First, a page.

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Sexual Harassment Training Now Includes Sexual Orientation

The fall of various prominent men due to sexual harassment accusations is very much in the news. It is also clear that such harassment went on for years, even decades, and victims were too intimidated or frightened to report these crimes. Sexual harassment of state workers in Sacramento appears to exist at epic levels, according to news reports. The good news about this recent media coverage is that more people are feeling empowered to file sexual harassment claims against employers rather than keeping quiet about an intolerable situation. Not all victims of sexual harassment are women. The fact that one accused celebrity, actor Kevin Spacey, is a gay man alleged to have preyed upon young males may encourage gay or transsexual victims of sexual harassment to come forward.

Gender Identity Harassment

A new law onĀ mandatory training regarding gender identity harassment was signed into law by Governor Jerry Brown in October, 2017. In California, an employer informed about a sexual harassment situation who fails to act on the matter may be held liable. By law, employers with at least 50 employees or independent contractors must provide two hours of sexual harassment prevention training to supervisors every two years. Any new supervisor must receive this training within six months of assuming his or her duties. The new law extends the scope of this training to include harassment based on "gender identity, gender expression, and sexual orientation." While harassment of someone because of their gender identification or sexual preference has long been illegal, before now there was no absolute requirement for supervisors to receive training on these specific issues. The law requires that training is conducted by individuals with expertise in the fields of gender identity and sexual orientation, and that supervisors receive practical examples of what constitutes such harassment.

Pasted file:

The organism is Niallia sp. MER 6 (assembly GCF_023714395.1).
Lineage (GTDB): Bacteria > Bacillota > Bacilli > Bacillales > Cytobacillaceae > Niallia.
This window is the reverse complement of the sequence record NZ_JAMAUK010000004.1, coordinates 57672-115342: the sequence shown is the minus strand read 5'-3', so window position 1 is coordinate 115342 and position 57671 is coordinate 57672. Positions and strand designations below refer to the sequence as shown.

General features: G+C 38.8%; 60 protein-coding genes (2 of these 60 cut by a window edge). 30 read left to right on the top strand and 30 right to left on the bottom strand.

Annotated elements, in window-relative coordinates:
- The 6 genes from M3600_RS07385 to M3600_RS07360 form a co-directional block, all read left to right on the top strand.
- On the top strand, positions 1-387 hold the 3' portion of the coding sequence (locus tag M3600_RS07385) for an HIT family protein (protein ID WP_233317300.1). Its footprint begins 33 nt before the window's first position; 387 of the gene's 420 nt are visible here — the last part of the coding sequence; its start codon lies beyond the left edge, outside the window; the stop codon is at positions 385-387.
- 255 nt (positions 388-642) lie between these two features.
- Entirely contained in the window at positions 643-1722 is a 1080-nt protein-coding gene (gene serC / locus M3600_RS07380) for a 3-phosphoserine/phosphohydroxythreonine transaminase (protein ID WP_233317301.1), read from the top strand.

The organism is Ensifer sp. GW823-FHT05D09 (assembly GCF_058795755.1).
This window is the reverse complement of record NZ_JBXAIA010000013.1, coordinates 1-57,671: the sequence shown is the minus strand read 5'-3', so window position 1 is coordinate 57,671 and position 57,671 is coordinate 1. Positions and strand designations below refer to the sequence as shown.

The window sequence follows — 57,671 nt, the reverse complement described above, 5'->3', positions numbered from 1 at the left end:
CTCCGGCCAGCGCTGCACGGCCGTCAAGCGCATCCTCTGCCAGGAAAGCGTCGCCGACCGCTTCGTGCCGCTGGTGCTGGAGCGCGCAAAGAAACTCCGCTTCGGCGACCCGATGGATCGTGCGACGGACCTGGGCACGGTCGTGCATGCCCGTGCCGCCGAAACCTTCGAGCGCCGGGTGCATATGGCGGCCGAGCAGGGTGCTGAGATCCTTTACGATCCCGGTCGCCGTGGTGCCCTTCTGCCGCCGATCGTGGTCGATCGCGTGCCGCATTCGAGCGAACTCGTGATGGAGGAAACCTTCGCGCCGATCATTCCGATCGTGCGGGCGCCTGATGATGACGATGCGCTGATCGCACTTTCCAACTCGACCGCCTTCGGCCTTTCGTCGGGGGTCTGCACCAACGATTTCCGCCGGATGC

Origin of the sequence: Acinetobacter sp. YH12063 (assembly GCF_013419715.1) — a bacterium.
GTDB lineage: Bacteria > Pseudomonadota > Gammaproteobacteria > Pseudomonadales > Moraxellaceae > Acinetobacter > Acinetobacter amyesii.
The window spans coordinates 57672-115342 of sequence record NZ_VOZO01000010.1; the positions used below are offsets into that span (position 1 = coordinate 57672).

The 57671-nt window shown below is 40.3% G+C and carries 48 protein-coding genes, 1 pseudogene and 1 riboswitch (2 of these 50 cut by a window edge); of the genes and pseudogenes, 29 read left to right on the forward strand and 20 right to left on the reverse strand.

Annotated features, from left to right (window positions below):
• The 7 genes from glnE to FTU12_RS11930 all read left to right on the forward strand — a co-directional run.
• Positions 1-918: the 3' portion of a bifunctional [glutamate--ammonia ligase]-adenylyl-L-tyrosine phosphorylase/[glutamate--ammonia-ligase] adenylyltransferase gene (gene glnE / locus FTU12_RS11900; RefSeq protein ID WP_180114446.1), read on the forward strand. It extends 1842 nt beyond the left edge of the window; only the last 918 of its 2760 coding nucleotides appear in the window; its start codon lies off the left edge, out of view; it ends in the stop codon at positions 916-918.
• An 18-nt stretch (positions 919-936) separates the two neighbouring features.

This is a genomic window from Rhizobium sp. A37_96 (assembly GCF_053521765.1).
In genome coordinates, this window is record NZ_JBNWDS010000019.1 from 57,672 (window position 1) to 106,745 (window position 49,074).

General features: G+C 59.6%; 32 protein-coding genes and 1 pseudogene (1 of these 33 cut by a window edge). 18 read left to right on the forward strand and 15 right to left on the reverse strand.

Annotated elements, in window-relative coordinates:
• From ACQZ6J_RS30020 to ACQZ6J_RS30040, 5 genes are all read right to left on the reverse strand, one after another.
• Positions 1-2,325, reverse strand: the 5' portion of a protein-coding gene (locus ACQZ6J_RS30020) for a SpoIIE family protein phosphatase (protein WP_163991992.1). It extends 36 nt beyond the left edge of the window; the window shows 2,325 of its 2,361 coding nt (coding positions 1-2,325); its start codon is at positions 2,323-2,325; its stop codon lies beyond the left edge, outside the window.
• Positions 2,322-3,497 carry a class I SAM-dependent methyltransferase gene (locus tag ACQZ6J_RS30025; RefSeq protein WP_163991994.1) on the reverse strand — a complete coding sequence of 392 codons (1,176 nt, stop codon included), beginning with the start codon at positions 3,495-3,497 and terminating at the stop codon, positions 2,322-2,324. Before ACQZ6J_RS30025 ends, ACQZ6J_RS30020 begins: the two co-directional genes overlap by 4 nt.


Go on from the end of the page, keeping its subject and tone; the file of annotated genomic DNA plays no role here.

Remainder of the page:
The new law also requires employers to post a Department of Fair Employment and Housing - the agency responsible for overseeing sexual harassment claims in the workplace - poster explaining transgender rights in a prominent area of the workplace.

Statute of Limitations

California's statute of limitations for filing a sexual harassment lawsuit does not give a victim a lot of time to file a claim. If a plaintiff does not file a claim within one year of the date of the last incident of sexual harassment - or any related retaliation - the right to sue is lost. That's why it is critical to contact a California sexual harassment lawyer as soon as possible.

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